Some of the key constraints that were addressed were: -Getting the equipment on the island. This was trucked up to the remote townsite of Onslow then placed on a barge which goes to the island once a week. No large, heavy or dangerous items can be carried on the helicopters which take personnel to the island from Barrow Island, the direct flight destination from Perth. -No internal combustion engines are allowed on the island (due to possible hydrocarbon contamination/spills), therefore we had to use battery-operated spraying units. Water supply for spraying is from a reverse osmosis supply generated on the island, rainwater also goes into the tanks. This supply is limited; on one occasion the pipe to the tanks burst and we only had just enough water for spraying operations. -Cyclones during spraying operations. When these develop the island is evacuated and all operations ceased. -The 250 litre spray tanks have to be carried to each station by hand, as no vehicles are allowed in the natural vegetation areas. It is therefore necessary to judge very carefully how much material you need in the tank to finish off the area. -Coping with the extreme weather conditions (e.g. 36Â°C and 80% humidity during summer spraying operations) and difficult working conditions (e.g. walking backwards when spraying) and abundant dead twigs which fouled boots and clothing.
Socio-Economic & Community Outcomes Achieved
Economic vitality and local livelihoods:
Outcomes of this study will be directly relevant to the decommissioning of the Airlie Island oil installation while providing benchmark data on the control of buffel grass. The study will therefore be of regional, national and international significance to land managers and conservation agencies where buffel grass is an environmental weed. Information on buffel grass control generated from this program is already being utilised by local land managers on adjacent islands and adjacent mainland as well as other areas in Australia such as Queensland and central Australia.
Key Lessons Learned
The research results from Phase one of the program underpinned the implementation phase. A good knowledge of the biology of the buffel plants opened up a narrow window of opportunity for spraying and optimizing kill rates. Knowledge of seed production, soil seed bank and longevity of seed enabled us to plan ahead with a work schedule.
The initial trials provided an appreciation of the problems and how adaptable you have to be with your implementation program, which is entirely dependent on the vagaries of the weather. The spraying results proved to be inconsistent as every trial was different. However, the results from the large-scale spraying program were used as the basis for the implementation phase. The authors are confident that the herbicides, and their concentrations, used in the implementation phase are ideal for the expected varying conditions of the plants. Future operations, due to the recruitment of herbs in the buffel areas, will be using Verdict to avoid damage to these plants. Planting Eulalia aurea should be delayed until the soil seed bank is eliminated, otherwise further spraying could kill or damage Eulalia.
The best time for spraying adult plants is within the range of three to five weeks after sufficient rain has fallen. If spray is applied too early the seedlings are too small to target and with extra rainfall there may be delayed germination. Also, it is not cost-effective to spray twice when one operation can achieve good results. Under quick drying conditions some plants are beginning to get stressed, and may occasionally drop some mature seed before they are sprayed.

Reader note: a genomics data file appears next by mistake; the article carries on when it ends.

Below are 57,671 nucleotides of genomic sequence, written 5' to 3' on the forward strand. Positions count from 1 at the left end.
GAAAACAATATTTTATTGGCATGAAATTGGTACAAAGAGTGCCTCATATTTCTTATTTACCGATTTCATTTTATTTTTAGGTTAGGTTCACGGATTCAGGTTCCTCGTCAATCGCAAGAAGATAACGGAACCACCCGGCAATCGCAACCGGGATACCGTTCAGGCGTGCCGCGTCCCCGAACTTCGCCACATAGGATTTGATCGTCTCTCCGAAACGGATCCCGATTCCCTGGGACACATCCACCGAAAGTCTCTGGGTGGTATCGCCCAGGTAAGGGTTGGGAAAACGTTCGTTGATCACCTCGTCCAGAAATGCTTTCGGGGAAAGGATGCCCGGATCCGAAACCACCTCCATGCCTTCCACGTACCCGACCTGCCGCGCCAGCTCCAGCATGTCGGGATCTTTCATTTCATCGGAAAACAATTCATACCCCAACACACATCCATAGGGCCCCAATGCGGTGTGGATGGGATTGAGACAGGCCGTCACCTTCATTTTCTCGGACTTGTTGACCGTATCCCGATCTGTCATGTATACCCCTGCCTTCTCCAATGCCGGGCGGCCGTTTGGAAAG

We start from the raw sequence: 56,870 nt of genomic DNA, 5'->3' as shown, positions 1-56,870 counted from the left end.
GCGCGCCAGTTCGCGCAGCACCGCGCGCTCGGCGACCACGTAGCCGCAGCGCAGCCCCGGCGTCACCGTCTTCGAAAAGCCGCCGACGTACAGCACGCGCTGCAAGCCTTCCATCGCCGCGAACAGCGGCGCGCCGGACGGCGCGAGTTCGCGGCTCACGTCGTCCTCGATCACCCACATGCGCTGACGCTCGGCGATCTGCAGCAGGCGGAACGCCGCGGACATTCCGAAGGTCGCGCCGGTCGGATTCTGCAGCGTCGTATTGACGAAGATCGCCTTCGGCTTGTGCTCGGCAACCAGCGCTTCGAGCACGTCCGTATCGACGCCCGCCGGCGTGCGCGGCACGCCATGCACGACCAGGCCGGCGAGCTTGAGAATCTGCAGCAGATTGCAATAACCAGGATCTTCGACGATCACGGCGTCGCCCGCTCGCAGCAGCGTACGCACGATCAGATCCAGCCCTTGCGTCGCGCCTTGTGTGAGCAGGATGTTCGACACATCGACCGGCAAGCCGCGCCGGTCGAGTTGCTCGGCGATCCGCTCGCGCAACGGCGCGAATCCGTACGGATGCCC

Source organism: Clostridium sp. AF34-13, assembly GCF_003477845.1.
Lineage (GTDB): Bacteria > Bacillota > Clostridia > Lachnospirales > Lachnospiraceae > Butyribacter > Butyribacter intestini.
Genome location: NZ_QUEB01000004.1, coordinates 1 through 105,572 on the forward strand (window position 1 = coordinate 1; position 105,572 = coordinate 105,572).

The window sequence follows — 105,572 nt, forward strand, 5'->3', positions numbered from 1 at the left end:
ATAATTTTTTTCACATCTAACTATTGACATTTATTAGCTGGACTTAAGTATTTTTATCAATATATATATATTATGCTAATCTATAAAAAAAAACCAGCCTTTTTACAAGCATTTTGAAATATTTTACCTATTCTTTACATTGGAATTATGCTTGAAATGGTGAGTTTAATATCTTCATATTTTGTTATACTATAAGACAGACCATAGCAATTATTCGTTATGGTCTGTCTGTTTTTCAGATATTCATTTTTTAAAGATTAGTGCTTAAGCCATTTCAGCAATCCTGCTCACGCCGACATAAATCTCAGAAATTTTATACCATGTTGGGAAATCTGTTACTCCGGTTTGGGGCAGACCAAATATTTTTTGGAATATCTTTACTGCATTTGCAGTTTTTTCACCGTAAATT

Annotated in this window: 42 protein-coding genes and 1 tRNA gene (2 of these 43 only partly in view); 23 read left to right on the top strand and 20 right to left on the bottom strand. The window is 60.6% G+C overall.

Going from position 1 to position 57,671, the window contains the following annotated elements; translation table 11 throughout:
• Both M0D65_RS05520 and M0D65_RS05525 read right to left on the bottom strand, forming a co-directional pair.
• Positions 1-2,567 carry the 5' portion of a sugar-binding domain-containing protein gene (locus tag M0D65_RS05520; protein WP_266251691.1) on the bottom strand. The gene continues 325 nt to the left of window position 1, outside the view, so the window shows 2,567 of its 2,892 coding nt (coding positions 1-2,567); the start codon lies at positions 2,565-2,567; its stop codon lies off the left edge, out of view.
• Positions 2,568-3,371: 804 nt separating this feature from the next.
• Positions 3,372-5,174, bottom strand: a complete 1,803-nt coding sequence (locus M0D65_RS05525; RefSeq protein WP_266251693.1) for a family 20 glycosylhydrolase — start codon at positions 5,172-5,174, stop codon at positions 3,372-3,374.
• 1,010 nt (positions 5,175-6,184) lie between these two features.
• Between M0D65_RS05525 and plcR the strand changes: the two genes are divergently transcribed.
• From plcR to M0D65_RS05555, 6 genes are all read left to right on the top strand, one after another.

Planting greenstock can give excellent results if the ground is moist and there is follow-up rain. We recommend the best time for planting is in late autumn or early winter, though it can also be dry at this time of the year as experienced in the 1999 trial.
The ongoing success of the control of buffel grass and revegetation of Airlie Island with indigenous species depends upon the good aegis of the funding sponsors who manage the island. The program does show that with careful, focussed research, it is possible to achieve effective and timely weed control in the arid zone.
Though the spraying program is in hand, the program has identified an urgent need to revegetate bare areas. The dead below-ground biomass of buffel does provide soil-binding to prevent wind erosion for at least three years, in which time revegetation needs to proceed.
High on the priority list is a comprehensive seed collecting and storage program of all species native to the island, with key areas being the rich herb fields between the Acacias and other perennial plants when decommissioning takes place. Some stabilization trials also need to be undertaken as cyclonic winds are a regular occurrence during the summer season. A recent cyclone altered the shape of the island and caused erosion near a flare installation which is being re-stabilized and revegetated by consultants based on the mainland.
Sources and Amounts of Funding
Funding was provided by Western Mining Corporation Petroleum Division, Novus Petroleum, and Apache Energy, all of whom were leaseholders on Airlie Island at some point.
Dixon, I.R., K.W. Dixon, M. Barrett (2002). Eradication of buffel grass (Cenchrus ciliaris) on Airlie Island, Pilbara Coast, Western Australia. Turning the Tide: The Eradication of Invasive Species. C.R. Veitch, M.N. Clout, Eds. Gland, Switzerland and Cambridge, U.K., IUCN. IUCN SSC Invasive Species Specialist Group: 92-101.
Not peer reviewed: